When we tell people we permanently remove material (mostly news clippings) from collections, you can almost hear them gasp. When I have had to explain why newspapers are not archival according to our collection policy, they seem to understand. …
In 1862, the British Royal Society of Arts, Manufactures, and Trades sponsored an international exposition in London. Exhibitors brought wares from 36 countries, and a publishing house chose 300 of the items in the exhibit to publish via tinted lithographs.
Which they did, in a 3-volume set with the substantial title of: Masterpieces of Industrial Art and Sculpture at the International Exhibition 1862.
The Rare Books collection at the Consortium Library has the first two volumes of this set. And they’re very beautiful, despite being in fairly rough shape. The edges of the pages–gilt-edged, no less–are worn and brittle, and the covers of the volumes are quite worn too, as you can see from the image on the left.
But the lithographs, well, the lithographs are really quite spectacular. Many very colorful and samples of a wide array of manufactured goods, from paisley shawls from India, to fireproof safes from Berlin, to Milanese glasswork, to British ironwork. The books lean a little toward the British manufacture side of things, but the publishers were very cognizant of the audience for these volumes and made sure to put the description pages in both French and English, so as to broaden the potential purchasing appeal. And even the descriptions have momentary flights of fancy with insets of poetry. You start to wonder if even the author was occasionally challenged to find enough to say about a floorcloth to fill up an entire page. He occasionally got whimsical as well, as evidenced by the warning to any neophyte attempting to drink alcohol from a Danish carved drinking horn, which was to get instructions first to avoid splashing liquor on yourself (that page is on exhibit. Who could resist?)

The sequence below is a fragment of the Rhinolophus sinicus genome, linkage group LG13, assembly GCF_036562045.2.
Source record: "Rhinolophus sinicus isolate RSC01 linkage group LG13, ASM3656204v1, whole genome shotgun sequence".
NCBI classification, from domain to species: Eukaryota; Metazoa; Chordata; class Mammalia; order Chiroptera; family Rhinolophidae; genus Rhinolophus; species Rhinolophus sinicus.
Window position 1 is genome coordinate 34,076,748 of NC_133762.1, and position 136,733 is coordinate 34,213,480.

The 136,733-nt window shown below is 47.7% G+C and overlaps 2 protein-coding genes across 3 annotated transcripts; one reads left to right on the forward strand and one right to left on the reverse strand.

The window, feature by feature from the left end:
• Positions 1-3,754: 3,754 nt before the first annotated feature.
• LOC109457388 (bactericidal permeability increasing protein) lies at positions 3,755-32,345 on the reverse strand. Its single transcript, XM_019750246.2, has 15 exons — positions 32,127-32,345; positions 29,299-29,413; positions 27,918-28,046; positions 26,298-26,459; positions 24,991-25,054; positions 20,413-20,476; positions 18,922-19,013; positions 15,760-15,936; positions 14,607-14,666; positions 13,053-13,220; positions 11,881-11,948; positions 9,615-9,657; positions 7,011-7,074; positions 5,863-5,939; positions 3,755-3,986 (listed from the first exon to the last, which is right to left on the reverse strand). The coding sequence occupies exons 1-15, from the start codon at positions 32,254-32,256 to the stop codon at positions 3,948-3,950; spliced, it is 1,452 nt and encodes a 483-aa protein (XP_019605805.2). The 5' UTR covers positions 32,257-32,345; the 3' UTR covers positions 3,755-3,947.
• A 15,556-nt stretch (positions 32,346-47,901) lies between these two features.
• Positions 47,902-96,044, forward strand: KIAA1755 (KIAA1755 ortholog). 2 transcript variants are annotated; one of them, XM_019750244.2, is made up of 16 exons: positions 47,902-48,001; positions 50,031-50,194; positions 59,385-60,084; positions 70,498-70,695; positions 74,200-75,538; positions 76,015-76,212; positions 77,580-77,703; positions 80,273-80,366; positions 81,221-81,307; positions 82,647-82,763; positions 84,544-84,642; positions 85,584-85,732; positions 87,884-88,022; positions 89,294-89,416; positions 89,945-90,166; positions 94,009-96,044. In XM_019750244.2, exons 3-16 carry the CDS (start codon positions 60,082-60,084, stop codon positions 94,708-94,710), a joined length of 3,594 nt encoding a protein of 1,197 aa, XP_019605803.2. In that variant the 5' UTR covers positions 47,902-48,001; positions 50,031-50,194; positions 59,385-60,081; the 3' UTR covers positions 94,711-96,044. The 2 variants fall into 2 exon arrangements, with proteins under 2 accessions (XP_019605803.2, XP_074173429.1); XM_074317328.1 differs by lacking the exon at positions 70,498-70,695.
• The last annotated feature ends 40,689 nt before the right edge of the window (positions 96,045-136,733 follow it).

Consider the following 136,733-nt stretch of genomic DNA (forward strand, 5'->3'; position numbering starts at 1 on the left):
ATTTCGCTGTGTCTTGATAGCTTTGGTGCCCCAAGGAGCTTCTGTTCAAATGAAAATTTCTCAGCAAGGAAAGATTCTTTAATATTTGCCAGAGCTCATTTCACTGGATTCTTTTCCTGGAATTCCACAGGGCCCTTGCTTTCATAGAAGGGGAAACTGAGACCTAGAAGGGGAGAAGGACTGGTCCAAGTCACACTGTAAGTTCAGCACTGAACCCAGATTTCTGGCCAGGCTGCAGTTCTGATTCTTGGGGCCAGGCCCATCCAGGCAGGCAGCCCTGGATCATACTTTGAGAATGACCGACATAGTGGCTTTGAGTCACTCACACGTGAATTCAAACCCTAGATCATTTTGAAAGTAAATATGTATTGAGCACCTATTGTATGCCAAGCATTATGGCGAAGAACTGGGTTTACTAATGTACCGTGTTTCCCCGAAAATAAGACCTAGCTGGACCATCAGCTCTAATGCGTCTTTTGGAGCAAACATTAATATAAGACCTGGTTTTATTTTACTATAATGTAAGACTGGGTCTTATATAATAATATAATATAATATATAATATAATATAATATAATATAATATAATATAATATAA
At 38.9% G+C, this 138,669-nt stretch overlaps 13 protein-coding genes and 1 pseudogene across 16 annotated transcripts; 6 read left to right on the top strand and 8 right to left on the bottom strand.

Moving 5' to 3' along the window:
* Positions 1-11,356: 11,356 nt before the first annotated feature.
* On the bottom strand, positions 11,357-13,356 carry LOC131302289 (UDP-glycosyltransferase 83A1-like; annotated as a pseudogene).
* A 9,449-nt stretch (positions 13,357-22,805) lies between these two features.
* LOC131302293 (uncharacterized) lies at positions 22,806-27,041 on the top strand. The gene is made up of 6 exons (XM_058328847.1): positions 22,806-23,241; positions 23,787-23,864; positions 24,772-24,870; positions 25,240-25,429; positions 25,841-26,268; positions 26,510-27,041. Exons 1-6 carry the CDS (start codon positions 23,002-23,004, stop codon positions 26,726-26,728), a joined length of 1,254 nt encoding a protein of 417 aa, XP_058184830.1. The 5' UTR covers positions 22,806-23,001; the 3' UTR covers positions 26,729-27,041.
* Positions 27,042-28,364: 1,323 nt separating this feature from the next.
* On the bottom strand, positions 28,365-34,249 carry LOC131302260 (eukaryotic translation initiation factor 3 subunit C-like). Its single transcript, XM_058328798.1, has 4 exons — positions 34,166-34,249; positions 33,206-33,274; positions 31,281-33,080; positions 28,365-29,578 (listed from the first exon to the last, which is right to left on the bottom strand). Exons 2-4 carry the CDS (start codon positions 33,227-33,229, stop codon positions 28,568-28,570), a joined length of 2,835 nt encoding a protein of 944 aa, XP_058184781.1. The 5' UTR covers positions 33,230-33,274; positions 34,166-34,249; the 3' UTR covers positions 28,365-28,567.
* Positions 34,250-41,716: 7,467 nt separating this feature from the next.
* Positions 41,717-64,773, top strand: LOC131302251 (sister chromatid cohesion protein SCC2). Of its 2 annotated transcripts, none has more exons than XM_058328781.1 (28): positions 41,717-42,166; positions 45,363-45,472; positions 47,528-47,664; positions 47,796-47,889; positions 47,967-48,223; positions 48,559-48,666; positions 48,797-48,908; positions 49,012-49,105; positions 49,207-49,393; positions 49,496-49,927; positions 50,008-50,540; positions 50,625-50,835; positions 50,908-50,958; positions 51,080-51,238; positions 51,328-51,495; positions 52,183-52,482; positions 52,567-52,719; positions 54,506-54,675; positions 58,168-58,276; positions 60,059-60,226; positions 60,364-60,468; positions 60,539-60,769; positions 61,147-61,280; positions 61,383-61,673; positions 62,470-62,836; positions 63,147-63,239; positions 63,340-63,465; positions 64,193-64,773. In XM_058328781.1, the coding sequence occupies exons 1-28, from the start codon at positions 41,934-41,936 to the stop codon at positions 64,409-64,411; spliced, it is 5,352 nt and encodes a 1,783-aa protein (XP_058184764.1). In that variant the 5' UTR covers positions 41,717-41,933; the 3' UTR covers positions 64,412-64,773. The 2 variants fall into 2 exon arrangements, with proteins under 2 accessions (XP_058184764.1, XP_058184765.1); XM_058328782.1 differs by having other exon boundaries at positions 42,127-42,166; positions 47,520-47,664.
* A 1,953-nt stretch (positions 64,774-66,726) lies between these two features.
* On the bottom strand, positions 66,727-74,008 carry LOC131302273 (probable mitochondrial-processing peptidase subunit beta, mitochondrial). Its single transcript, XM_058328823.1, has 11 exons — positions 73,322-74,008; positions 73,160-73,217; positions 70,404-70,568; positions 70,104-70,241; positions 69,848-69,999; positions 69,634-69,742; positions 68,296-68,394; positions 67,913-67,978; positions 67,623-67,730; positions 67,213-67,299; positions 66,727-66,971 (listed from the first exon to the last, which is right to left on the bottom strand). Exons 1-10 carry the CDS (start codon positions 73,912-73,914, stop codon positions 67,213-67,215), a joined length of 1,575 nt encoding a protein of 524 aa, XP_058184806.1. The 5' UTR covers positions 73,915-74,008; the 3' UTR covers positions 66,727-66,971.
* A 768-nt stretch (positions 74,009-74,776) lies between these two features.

Every so often, when I need a bit of graphical inspiration, I go and fetch the two volumes and very carefully page through them and see what there is to see. I usually come away with something. So recently, when I was doing this, Mariecris walked up and wanted to know what I was doing. And I explained that visually, this was one of my favorite books from the Rare Books collection and it was really a pity that more people weren’t aware of the treasures within it. Well, yes. Obviously it was time to take it to exhibit. Which is where it went this morning: into the cases in the Library’s Great Room. Not all: just some selected pages along with the second volume (which is in much better shape than the first).
And before you worry about any tendency I might have to destroy books in the process of exhibiting them, I should tell you that the volumes came to the Consortium Library almost completely disbound. No books were harmed during the making of this exhibit. The pages on display were already completely removed from the spine of the books and from other pages.
If you need to practice your French reading skills or want some design inspiration, whether it be ironwork, or web design flourishes, or maybe just looking for your next bit of ink, you might want to take a look.
And after we take it off exhibit, the books will be carefully put back together, wrapped up for their protection, and placed back with the other oversize rare books in our archival storage area. And once again be available for your viewing pleasure. Call # NK510.L7 1862. (actually that should be 1863: the exposition was in 1862, the volume was published in 1863. Projects like this take a little bit of time.) I hope you find it as inspirational as I do.
Oh, and if you’re interested in seeing it but can’t make it in, you might just want to go look at an online version. Go to the Consortium Library’s main page, click on WorldCat (new) under Find Books, click on advanced search, type in “masterpieces of industrial art” in the title field and 1862 in the keyword field, and click search. You’ll pull up 47 hits, so look at the left-hand-sidebar, and under format, click on the “internet resource.” You’ll pull up one hit, click on the title, and you’ll be given a link to the Ruprecht Karls Universitat Heidelberg online edition of the volumes. You’ll see the three volumes listed there, and as you click on the links to them, you can go looking at individual pages.